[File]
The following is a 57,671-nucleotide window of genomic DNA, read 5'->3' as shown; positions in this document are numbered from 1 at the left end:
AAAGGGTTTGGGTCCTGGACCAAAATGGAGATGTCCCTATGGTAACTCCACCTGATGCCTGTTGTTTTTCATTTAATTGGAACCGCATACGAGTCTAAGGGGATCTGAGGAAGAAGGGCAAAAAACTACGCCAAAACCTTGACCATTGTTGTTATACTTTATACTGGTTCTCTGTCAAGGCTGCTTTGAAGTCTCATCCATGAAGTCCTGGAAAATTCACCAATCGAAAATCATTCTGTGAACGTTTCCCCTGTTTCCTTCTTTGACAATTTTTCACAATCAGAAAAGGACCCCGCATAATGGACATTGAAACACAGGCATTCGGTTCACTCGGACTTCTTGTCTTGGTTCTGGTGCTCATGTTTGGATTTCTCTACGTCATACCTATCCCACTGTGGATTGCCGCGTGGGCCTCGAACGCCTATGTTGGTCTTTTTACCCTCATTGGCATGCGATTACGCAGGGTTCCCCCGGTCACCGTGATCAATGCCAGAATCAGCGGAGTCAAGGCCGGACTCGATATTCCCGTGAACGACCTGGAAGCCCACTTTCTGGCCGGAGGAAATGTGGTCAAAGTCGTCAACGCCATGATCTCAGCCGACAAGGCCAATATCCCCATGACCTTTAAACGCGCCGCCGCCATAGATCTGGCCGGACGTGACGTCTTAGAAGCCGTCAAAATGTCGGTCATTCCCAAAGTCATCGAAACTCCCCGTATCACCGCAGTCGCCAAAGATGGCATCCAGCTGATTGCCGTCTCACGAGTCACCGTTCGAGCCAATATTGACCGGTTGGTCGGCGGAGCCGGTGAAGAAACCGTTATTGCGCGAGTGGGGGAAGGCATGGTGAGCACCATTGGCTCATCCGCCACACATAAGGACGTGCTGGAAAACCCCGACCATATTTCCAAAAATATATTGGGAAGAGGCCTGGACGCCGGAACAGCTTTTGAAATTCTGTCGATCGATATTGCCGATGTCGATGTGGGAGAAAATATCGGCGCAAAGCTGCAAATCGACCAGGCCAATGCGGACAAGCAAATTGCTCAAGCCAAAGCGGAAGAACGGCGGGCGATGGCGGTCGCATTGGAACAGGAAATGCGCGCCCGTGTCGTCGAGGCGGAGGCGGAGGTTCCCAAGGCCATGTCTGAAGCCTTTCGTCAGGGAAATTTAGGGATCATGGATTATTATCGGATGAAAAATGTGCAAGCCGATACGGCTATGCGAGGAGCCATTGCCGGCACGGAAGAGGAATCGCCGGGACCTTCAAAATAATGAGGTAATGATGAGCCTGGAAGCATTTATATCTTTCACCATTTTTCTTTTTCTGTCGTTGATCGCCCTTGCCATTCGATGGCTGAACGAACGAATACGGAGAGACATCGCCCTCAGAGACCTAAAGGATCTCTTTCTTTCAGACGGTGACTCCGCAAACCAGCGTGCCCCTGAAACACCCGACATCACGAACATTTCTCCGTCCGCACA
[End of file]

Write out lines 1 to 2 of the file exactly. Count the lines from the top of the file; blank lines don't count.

The following is a 57,671-nucleotide window of genomic DNA, read 5'->3' as shown; positions in this document are numbered from 1 at the left end:
AAAGGGTTTGGGTCCTGGACCAAAATGGAGATGTCCCTATGGTAACTCCACCTGATGCCTGTTGTTTTTCATTTAATTGGAACCGCATACGAGTCTAAGGGGATCTGAGGAAGAAGGGCAAAAAACTACGCCAAAACCTTGACCATTGTTGTTATACTTTATACTGGTTCTCTGTCAAGGCTGCTTTGAAGTCTCATCCATGAAGTCCTGGAAAATTCACCAATCGAAAATCATTCTGTGAACGTTTCCCCTGTTTCCTTCTTTGACAATTTTTCACAATCAGAAAAGGACCCCGCATAATGGACATTGAAACACAGGCATTCGGTTCACTCGGACTTCTTGTCTTGGTTCTGGTGCTCATGTTTGGATTTCTCTACGTCATACCTATCCCACTGTGGATTGCCGCGTGGGCCTCGAACGCCTATGTTGGTCTTTTTACCCTCATTGGCATGCGATTACGCAGGGTTCCCCCGGTCACCGTGATCAATGCCAGAATCAGCGGAGTCAAGGCCGGACTCGATATTCCCGTGAACGACCTGGAAGCCCACTTTCTGGCCGGAGGAAATGTGGTCAAAGTCGTCAACGCCATGATCTCAGCCGACAAGGCCAATATCCCCATGACCTTTAAACGCGCCGCCGCCATAGATCTGGCCGGACGTGACGTCTTAGAAGCCGTCAAAATGTCGGTCATTCCCAAAGTCATCGAAACTCCCCGTATCACCGCAGTCGCCAAAGATGGCATCCAGCTGATTGCCGTCTCACGAGTCACCGTTCGAGCCAATATTGACCGGTTGGTCGGCGGAGCCGGTGAAGAAACCGTTATTGCGCGAGTGGGGGAAGGCATGGTGAGCACCATTGGCTCATCCGCCACACATAAGGACGTGCTGGAAAACCCCGACCATATTTCCAAAAATATATTGGGAAGAGGCCTGGACGCCGGAACAGCTTTTGAAATTCTGTCGATCGATATTGCCGATGTCGATGTGGGAGAAAATATCGGCGCAAAGCTGCAAATCGACCAGGCCAATGCGGACAAGCAAATTGCTCAAGCCAAAGCGGAAGAACGGCGGGCGATGGCGGTCGCATTGGAACAGGAAATGCGCGCCCGTGTCGTCGAGGCGGAGGCGGAGGTTCCCAAGGCCATGTCTGAAGCCTTTCGTCAGGGAAATTTAGGGATCATGGATTATTATCGGATGAAAAATGTGCAAGCCGATACGGCTATGCGAGGAGCCATTGCCGGCACGGAAGAGGAATCGCCGGGACCTTCAAAATAATGAGGTAATGATGAGCCTGGAAGCATTTATATCTTTCACCATTTTTCTTTTTCTGTCGTTGATCGCCCTTGCCATTCGATGGCTGAACGAACGAATACGGAGAGACATCGCCCTCAGAGACCTAAAGGATCTCTTTCTTTCAGACGGTGACTCCGCAAACCAGCGTGCCCCTGAAACACCCGACATCACGAACATTTCTCCGTCCGCACA